18 February 2020
The Boy Scouts of America, BSA, asked a federal court in the United States for legal protection Tuesday.
The group wants to be declared bankrupt – meaning it is unable to pay its debts. The BSA says the move will help it to pay the fines courts have awarded to men who suffered abuse while taking part in its programs as boys.
There has been a growing number of cases against the Boy Scouts of America in recent years. The main reason for this is a change to state laws. Until recently, many states had a statute of limitations, SOL, law that required people who suffered from abuse as children to report it by the time they were 21 years old.
The CHILD USA research group notes that 2019 was a big year for SOL reforms. Nineteen states approved laws allowing people who suffered abuse as children to bring legal action later in life. The group says that most victims of childhood sexual abuse reported it at around age 48.
Several thousand men have accused local or regional Boy Scout leaders of unwanted sexual contact. Many cases relate to incidents dating back to the 1960s, '70s and '80s.
Effect of prevention policies
BSA says there were only five known abuse victims in 2018. It credits the change to a number of prevention policies enacted since the 1980s. The group now requires criminal background investigations and abuse-prevention training for all employees and volunteers. There is also a rule that two or more adult leaders must be present during all activities.
Paul Mones is a lawyer representing men who have brought cases against the Boy Scouts of America. He says the group's leaders knew about the sexual abuse for years and tried to hide it. Mones believes they "made their decision to protect their reputation over the safety of innocent children."
Roger Mosby is President and Chief Executive Officer of the Boy Scouts of America. He said in a statement that "the BSA cares deeply about all victims of abuse and sincerely apologizes to anyone who was harmed during their time in Scouting."
Until last spring, the organization had said it never permitted an abuser it knew about to work with young people. But in May, The Associated Press (AP) reported that lawyers for abuse victims had shown cases where the BSA permitted leaders who carried out sexual abuse to return. The following day, Mike Surbaugh, who was then Boy Scouts' chief executive, wrote to a congressional committee that BSA had allowed abusive leaders to return.
Reports of secret files
The AP reports that BSA has secretly kept records since the 1920s listing employees and volunteers involved in sexual abuse. The purpose of these files, they say, was to keep abusers away from Scouts. Court papers as of January show the files listed 7,819 suspected abusers and 12,254 victims.
The size of the legal fines could be huge because the Boys Scouts of America operates in all 50 states.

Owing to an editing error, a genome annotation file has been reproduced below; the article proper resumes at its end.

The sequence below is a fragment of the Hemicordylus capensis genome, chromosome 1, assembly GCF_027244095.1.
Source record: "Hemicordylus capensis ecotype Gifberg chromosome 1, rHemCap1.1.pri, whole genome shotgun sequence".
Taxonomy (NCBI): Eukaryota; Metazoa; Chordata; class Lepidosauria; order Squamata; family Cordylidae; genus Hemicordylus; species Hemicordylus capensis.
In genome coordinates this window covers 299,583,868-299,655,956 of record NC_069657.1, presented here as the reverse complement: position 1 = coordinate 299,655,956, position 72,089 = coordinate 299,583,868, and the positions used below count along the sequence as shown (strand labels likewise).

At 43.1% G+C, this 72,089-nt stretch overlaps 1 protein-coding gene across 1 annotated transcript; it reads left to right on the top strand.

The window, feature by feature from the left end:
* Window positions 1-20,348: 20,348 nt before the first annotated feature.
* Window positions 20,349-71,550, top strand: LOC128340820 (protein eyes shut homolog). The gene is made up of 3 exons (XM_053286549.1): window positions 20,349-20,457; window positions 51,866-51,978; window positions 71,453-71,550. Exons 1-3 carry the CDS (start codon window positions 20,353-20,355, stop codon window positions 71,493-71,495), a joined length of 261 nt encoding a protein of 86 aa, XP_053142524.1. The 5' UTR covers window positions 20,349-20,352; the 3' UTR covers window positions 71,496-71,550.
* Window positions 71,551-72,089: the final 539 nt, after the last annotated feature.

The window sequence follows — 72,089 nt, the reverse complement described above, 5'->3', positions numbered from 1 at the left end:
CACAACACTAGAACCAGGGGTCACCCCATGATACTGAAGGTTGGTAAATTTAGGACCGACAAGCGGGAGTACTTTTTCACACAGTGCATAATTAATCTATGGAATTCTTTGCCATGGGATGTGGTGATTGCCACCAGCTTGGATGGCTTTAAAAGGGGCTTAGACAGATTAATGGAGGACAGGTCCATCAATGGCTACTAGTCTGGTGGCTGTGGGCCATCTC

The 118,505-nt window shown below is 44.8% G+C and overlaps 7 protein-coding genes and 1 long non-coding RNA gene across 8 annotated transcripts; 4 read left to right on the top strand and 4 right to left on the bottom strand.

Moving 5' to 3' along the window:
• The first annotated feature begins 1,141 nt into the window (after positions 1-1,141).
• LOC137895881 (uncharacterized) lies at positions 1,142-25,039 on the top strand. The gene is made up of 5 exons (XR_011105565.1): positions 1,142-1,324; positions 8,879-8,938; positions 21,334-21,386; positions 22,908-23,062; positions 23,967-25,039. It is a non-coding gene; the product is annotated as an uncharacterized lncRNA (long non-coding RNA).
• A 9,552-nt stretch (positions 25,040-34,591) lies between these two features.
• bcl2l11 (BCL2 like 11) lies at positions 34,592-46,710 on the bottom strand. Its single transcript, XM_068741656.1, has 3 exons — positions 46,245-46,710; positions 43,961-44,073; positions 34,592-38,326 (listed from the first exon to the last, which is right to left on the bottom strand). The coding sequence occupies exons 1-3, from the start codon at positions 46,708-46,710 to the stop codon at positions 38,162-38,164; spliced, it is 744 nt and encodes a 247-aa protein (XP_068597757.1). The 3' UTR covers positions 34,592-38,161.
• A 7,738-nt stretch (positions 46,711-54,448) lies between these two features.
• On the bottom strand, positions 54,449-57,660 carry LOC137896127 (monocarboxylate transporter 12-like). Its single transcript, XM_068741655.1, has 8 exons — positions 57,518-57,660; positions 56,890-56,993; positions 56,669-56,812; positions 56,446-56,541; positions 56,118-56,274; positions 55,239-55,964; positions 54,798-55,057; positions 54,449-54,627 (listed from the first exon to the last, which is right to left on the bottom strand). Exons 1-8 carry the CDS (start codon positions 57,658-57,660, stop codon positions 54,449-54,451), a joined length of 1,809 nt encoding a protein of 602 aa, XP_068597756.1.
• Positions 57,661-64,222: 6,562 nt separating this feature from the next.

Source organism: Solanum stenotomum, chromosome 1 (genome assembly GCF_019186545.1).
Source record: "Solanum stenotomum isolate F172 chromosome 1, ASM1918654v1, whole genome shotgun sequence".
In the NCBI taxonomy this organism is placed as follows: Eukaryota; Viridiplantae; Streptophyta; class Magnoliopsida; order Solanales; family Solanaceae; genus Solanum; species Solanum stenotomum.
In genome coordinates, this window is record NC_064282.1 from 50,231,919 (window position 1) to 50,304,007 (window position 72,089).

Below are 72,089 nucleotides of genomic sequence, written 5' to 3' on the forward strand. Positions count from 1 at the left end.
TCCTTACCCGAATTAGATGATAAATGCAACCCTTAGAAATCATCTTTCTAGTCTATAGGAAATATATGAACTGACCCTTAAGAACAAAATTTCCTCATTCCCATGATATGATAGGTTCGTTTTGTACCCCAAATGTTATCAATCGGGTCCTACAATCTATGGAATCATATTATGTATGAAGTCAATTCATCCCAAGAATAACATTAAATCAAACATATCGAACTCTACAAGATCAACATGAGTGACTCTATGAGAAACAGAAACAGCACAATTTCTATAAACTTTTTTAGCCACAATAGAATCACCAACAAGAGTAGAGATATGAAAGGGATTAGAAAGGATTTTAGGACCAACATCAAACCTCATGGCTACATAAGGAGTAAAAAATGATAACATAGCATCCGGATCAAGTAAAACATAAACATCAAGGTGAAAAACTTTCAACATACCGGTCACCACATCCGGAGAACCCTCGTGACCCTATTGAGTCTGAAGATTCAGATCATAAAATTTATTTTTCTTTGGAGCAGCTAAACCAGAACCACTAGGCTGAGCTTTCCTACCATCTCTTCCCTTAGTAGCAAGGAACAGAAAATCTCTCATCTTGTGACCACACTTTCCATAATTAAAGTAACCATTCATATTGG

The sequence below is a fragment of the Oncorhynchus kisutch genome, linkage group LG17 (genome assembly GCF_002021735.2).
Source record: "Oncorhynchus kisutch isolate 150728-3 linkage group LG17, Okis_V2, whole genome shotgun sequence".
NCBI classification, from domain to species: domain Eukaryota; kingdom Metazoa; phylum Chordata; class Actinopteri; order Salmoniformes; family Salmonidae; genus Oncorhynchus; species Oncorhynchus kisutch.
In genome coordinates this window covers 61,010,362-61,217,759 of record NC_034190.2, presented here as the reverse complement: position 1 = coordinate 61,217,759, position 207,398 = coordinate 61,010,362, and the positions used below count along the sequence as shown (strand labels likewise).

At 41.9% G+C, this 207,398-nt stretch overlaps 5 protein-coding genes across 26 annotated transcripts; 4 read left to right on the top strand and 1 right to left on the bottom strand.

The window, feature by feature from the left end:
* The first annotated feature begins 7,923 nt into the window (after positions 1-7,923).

BSA's declaration of bankruptcy could temporarily delay payments to thousands of victims. But in the end the legal action could force the group to sell some large properties, including campgrounds and wilderness paths. The organization said in its court papers that it is worth between $1 billion and $10 billion, and it owes from $500 million to $1 billion.
BSA's finances have suffered recently because of lower membership and payments to victims of abuse. In the 1970s, the group had up to 4 million members. Now, there are fewer than 2 million. The Boy Scouts began including girls in 2017.
Like the Roman Catholic Church, the Boy Scouts of America is paying a high price for sexual abuse. One difference between BSA and the Catholic Church is that the church's finances are based on local groups of churches, while the Boy Scouts are a national organization.
Mike Pfau is a lawyer in Seattle. His law office is working with many men who claim they suffered sexual abuse as Scouts. He said. "A Boy Scout bankruptcy would be bigger in scale than any other child abuse bankruptcy we've ever seen."
James Kretschmer of Houston is one of the men bringing a case against the BSA. He says, "It is a shame because at its core and what it was supposed to be, the Boy Scouts is a beautiful organization."
"But you know, anything can be corrupted," he added. "And if they're not going to protect...the children, then shut it down and move on."
I'm Jill Robbins.
And I'm Anne Ball.
The Associated Press reported this story. Jill Robbins adapted it for VOA Learning English. George Grow was the editor.
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Words in This Story
statute of limitations – n. a law that states the amount of time that must pass before a crime can no longer be punished or a right can no longer be given
regional – adj. of or related to an area or territory
bankruptcy – n. a condition of financial failure caused by not having the money that you need to pay your debts
church – n. a building where Christians or other people gather for religious services.